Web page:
The interactive mobile content of the future will evolve radically as these new technologies gain widespread adoption among consumers and businesses. Content creators and marketers will no longer be limited to two dimensions—they’ll be able to deliver fully immersive, interactive experiences to consumers all over the world. Digital storytelling will change into something we can only just begin to imagine at this point in time, and marketing campaigns will need to be reimagined for entirely new distribution channels.

Here are a few intriguing VR and AR projects that foreshadow what’s to come for “mobile” interactive experiences:

Virtual reality video

In fall 2015, video giant YouTube launched full support of VR videos; Google also partnered with GoPro to launch its 360-degree video rig, Jump.

“Welcome”, a virtual reality music video from Fort Minor, was one of the first VR videos launched after YouTube’s update.

You can mouse around the video for a 360-degree view of the boardwalk, the beach, passersby, and lyricist Mike Shinoda.

Virtual reality gaming

Video game developers have been some of the most enthusiastic early adopters of virtual reality technology. On the less sophisticated end of the spectrum, Google’s Cardboard VR viewer made waves when it debuted at I/O in 2014. Developers have been creating and launching mobile apps for the viewer since its release. Cardboard’s price point makes it an affordable option for any Android user to invest in.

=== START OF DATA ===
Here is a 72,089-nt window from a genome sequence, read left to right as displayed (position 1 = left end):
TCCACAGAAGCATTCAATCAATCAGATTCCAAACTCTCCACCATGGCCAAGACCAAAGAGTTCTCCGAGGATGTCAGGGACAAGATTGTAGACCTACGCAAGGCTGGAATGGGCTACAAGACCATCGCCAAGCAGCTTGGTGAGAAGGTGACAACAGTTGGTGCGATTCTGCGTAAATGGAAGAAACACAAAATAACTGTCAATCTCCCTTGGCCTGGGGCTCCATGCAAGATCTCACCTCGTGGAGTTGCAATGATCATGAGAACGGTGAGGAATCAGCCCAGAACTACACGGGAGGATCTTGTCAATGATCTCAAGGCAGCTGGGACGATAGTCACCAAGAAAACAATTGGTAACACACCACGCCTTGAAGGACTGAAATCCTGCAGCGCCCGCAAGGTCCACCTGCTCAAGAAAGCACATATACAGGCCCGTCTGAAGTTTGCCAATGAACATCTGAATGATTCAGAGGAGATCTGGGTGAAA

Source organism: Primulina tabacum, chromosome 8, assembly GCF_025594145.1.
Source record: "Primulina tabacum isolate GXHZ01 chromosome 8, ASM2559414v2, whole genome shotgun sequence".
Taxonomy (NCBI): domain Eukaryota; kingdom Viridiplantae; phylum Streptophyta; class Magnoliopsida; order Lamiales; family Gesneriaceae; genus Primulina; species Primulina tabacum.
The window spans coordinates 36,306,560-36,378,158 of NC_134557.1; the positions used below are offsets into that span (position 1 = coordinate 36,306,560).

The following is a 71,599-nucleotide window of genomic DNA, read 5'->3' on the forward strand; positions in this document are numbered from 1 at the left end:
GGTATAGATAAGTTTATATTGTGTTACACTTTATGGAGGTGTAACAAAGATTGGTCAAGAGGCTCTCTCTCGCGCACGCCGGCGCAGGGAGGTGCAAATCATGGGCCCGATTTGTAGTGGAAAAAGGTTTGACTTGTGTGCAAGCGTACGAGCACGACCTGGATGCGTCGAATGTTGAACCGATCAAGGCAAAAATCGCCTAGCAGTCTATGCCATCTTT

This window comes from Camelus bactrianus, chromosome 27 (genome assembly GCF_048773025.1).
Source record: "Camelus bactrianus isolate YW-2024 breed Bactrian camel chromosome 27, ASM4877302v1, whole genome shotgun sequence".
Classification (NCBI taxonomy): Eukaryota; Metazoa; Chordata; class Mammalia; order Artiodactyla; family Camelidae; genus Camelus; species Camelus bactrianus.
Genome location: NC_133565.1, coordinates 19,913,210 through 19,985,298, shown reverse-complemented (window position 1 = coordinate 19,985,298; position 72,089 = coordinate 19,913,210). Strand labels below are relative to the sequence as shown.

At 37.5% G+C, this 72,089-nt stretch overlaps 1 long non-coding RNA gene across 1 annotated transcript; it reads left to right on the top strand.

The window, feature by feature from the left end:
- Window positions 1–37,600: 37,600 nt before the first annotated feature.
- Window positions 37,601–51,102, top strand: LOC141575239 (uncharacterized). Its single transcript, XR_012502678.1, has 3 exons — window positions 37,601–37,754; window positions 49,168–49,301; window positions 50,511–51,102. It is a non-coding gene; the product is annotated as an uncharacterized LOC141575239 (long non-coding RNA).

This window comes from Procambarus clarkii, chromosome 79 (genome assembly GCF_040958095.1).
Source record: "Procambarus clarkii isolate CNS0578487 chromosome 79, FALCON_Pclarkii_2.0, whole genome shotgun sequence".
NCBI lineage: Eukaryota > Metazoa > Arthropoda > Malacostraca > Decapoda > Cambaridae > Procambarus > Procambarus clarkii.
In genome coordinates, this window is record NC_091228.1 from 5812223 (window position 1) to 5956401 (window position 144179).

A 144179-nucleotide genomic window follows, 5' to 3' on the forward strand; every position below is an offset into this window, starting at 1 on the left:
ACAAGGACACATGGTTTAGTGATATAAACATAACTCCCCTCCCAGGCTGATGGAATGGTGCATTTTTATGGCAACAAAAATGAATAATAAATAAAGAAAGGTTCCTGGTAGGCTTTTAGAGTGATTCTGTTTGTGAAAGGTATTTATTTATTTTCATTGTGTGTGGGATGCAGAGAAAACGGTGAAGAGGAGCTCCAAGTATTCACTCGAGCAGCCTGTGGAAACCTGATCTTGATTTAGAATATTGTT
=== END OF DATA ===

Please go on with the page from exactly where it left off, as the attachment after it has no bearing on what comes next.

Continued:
On the more sophisticated end of the spectrum, Facebook’s Oculus Rift headset is finally shipping in March 2016 after much hype. The device will support highly sophisticated VR gaming experiences, as well as VR video, chat, and more.

Augmented reality devices

Augmented reality devices have been slower to gain traction. Google Glass was the first big player in the field, but failed to gain a serious foothold with consumers. The big player on the horizon is Microsoft’s HoloLens, which appears to be Iron Man-style holograms brought to life. If Microsoft can deliver on the compelling advertising they’ve released so far about the device, it has the potential to revolutionize the way consumers and corporations share virtual stories and create in real life.

The bottom line

Using the technology we have at our disposal today, interactive mobile experiences will undergo a drastic transformation. As digital storytellers and marketers begin to tap into mobile-native formats, personalized content, push content, and AR/VR devices, the way we connect with our audiences will change.

What won’t change? The power of a relevant, engaging story delivered to the right audience in a timely fashion. The methods we content creators use to achieve this goal will change countless times over the course of our careers, but the goal will fortunately remain the same.